- The plan satisfies a number of coverage requirements set forth in the Public Health Service Act (PHSA), Internal Revenue Code, and ERISA, other than those added by the ACA (e.g., NMHPA, MHPAEA, WHCRA, Michelle’s law).
This definition includes both fully insured and self-insured plans. Prior transitional relief had applied only to insured expatriate plans.
The "Patient Protection and Affordable Care Act," commonly known as PPACA, was first introduced as a measure to deal with rising healthcare costs and numbers of uninsured.
The heart of PPACA consists of three provisions: guaranteed issue (insurers must offer coverage regardless of the applicant's health status or pre-existing conditions), community rating (insurers must offer policies within a given territory at the same price regardless of health status, age, gender, or other factors), and an individual mandate. The individual mandate assures that everyone has a minimum amount of coverage: those above a certain annual income are required to purchase coverage or incur a tax penalty; those who cannot afford it will have their coverage paid for by the government.
As PPACA continues to be implemented and challenged throughout the country, understanding the issues and implications for the international insurance industry and your business becomes all the more important.
Insurance prices are regulated by the government - you won't find a better price on IMG insurance plans anywhere else.
If you are applying for coverage under the Patriot series of plans, IMG will process your application and send your ID card and other documents within one business day. If you are applying for coverage under the Global or Group series, IMG will process your application within three to four business days following the receipt of all required information, and your materials will be forwarded the same day coverage is approved. Every attempt will be made to process your application timely. The specific time frame depends largely on the type of coverage for which you are applying.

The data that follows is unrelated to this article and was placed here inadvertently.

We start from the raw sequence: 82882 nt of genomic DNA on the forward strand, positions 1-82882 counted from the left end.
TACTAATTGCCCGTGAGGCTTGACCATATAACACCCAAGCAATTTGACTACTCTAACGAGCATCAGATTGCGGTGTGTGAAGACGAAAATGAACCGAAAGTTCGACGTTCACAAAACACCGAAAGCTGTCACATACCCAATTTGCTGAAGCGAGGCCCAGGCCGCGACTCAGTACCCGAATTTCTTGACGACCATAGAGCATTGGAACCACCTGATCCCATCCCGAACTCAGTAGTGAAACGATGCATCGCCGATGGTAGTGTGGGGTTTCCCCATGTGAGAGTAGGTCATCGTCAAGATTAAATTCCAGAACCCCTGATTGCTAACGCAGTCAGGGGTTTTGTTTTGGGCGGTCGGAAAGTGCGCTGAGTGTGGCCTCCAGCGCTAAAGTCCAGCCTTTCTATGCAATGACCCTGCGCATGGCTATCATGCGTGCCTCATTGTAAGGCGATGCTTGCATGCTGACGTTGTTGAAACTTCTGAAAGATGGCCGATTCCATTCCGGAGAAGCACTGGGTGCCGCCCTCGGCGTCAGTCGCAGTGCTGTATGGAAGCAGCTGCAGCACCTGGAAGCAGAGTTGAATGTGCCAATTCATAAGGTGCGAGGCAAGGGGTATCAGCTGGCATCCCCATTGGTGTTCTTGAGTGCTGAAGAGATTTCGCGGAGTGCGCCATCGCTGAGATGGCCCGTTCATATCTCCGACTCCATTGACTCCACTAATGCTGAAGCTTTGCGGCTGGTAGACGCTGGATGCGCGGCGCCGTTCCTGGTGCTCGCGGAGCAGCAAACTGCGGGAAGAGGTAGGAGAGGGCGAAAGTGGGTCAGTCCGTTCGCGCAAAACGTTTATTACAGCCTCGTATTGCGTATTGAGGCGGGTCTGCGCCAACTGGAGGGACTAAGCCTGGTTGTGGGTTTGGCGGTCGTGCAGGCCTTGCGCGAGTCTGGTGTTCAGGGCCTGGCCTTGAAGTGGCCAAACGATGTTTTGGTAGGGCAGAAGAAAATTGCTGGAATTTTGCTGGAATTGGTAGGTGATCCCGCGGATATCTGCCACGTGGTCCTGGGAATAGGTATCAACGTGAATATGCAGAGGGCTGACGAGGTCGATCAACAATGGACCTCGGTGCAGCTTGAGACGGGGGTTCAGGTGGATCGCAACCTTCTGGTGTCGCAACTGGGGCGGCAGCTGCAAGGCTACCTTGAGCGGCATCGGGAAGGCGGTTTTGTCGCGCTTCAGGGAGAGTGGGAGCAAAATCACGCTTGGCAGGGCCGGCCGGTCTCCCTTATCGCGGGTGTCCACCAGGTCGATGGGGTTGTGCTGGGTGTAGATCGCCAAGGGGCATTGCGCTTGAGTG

You are eligible for our Global Medical insurance plan if you reside outside of the U.S. or have a good faith intent to reside outside of the U.S. for six months or more in a calendar year. Please note that IMG’s Global Medical Insurance Plan does not meet the definition of “minimum essential coverage” under PPACA. GMI is not intended to provide U.S. citizens residing in the U.S. with health insurance. While your GMI plan for worldwide coverage will not be affected by PPACA, you should review the information below to see if you are exempt from the requirements of PPACA or not, and whether you will have to pay a tax penalty or not. Under PPACA, all U.S. citizens, nationals and resident aliens will be required to purchase minimum essential coverage (PPACA compliant coverage), unless they are exempt. Exempt U.S. citizens include U.S. citizens who reside outside of the U.S. The exemption applies to a U.S. citizen who has a tax home (main place of work or employment, or if you don’t have a main place of work or employment, your main residence) in a foreign country, and is a bona fide resident of a foreign country. See details under the IRS foreign earned income exclusion test. If a person was required to purchase minimum essential coverage and did not, she/he would be required to pay a tax penalty for not purchasing PPACA coverage (if she/he files a U.S. tax return). In many cases, this tax is far less than the premiums that a person would pay for obtaining PPACA coverage.
The information provided above is for general informational purposes only. While we have attempted to provide current, accurate and clearly expressed information, this information is provided "as is" and IMG makes no representations or warranties regarding its accuracy or completeness. The information provided should not be construed as legal or tax advice or as a recommendation of any kind. External users should seek professional advice from their own attorneys and tax advisers with respect to their individual circumstances and needs.